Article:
Is your setting and dialog believable? After the first line of dialog, put in some of your background settings, dates, geography, action, and other props belonging in the odd-numbered chapters. Start a conversation between two characters. Then have them answer the questions or pose a new question by the end of the first page. Don´t put everything on the first page.
Introduce your novel a little at a time to readers. Don´t give the whole story away in the first chapter. In your outline, put in chapter summaries and headlines, not the whole story. Put your plan down after the first chapter.
Never start a historical novel with people in transit
Begin when they arrive at their new destination or write a historical novel that takes place entirely on the ship and end it when they step off the plank at their destination. The exception is if you’re entire story takes place on a ship, plane, train, or in some form of transportation, for example, a space ship.
After you have your first page of dialogue written, insert in between the dialog the descriptions of geography, location, dates, foods, costumes, room descriptions, and anything else you will be putting into your odd chapters, usually falling on the right side of the book pages.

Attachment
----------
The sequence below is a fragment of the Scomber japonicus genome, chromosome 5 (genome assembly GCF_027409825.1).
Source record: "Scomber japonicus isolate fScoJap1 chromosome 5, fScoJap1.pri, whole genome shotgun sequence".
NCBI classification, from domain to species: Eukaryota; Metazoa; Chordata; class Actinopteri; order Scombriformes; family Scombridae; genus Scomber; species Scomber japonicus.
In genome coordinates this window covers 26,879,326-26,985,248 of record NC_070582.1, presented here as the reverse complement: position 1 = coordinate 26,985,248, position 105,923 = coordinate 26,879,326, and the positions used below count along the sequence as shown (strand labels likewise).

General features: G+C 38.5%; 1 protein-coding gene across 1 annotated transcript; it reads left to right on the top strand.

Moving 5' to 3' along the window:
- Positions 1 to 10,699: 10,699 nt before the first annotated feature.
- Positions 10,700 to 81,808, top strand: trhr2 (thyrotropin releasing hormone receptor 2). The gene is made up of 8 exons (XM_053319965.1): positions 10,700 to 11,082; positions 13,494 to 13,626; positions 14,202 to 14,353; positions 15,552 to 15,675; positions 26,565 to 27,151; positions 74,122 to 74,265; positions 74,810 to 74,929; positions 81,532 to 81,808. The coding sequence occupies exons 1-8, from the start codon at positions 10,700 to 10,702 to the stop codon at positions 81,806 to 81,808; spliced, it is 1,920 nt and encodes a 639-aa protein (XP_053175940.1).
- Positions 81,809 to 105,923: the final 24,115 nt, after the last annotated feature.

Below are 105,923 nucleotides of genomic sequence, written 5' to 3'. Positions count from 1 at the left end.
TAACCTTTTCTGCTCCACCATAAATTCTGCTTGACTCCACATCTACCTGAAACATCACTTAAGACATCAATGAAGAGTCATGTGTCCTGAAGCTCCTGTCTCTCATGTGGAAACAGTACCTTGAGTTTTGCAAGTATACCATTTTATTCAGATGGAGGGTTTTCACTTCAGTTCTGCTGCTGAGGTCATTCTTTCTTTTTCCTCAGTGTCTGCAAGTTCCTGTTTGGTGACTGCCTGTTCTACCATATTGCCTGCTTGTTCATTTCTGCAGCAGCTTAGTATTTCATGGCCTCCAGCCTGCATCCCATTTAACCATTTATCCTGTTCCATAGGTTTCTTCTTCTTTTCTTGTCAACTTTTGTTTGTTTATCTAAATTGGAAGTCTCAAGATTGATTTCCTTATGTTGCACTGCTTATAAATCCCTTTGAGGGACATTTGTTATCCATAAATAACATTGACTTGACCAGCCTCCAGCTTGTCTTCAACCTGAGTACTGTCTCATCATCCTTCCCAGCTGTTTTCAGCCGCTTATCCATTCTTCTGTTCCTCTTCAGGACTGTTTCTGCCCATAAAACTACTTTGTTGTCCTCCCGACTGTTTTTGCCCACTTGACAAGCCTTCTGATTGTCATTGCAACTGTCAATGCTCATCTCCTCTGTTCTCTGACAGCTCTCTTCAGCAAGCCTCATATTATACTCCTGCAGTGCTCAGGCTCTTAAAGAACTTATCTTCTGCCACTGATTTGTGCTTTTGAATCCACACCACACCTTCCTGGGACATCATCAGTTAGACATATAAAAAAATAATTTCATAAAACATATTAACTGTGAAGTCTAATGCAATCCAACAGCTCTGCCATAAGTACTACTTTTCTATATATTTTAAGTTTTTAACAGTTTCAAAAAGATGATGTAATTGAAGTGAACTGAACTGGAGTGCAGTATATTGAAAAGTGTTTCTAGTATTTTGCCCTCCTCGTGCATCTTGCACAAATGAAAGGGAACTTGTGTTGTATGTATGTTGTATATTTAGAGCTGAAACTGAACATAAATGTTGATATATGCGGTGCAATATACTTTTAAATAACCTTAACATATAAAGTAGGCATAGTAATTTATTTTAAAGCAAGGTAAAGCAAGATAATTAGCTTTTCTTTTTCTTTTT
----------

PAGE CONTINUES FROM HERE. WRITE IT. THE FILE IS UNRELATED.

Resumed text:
That´s where the right eye travels first in a right-handed person. Then you write the first chapter as if it were act one of a 24-minute play, but don´t put in any stage directions or sound effects. In fact, each of your chapters can total 24 pages. You´re aiming for balance. Beware of short and long chapters in an historical novel or any story or drama.
Keep in mind attention span
The average attention span of a reader is seven minutes, same as the attention span for viewing video. That´s why commercials are inserted at every 10 minute break. The human brain needs a pause every 90 seconds to recharge.
Knowing those elements of time, keep your scene segments changing every seven minutes and pausing for a change every 90 seconds of average reading time. Usually it takes a minute to read one page.
Your entire book would be 24 chapters
So keep the number 24 in mind as your yardstick. The pages don´t have to be exact, of course, but you need to balance your chapters so that one chapter is not much longer than any other.
Instead, you describe in animated language, the geographic setting and the century or date. Animated language is written by using action verbs-designed, wrote, built, cured, vaccinated, or fired or ….as in “The charivari and consonance of healing frequencies fired from the klaxon´s usual noise.”
Animate historical writing by avoiding tautology which means: don´t repeat the same ideas using different words. How many words a publisher wants varies with each publisher. It costs less to publish a 50,000 word book than a book twice that size. Historical young adult novels run about 40,000 words. Historical novels can be family sagas that read as if they were talking maps and family atlases.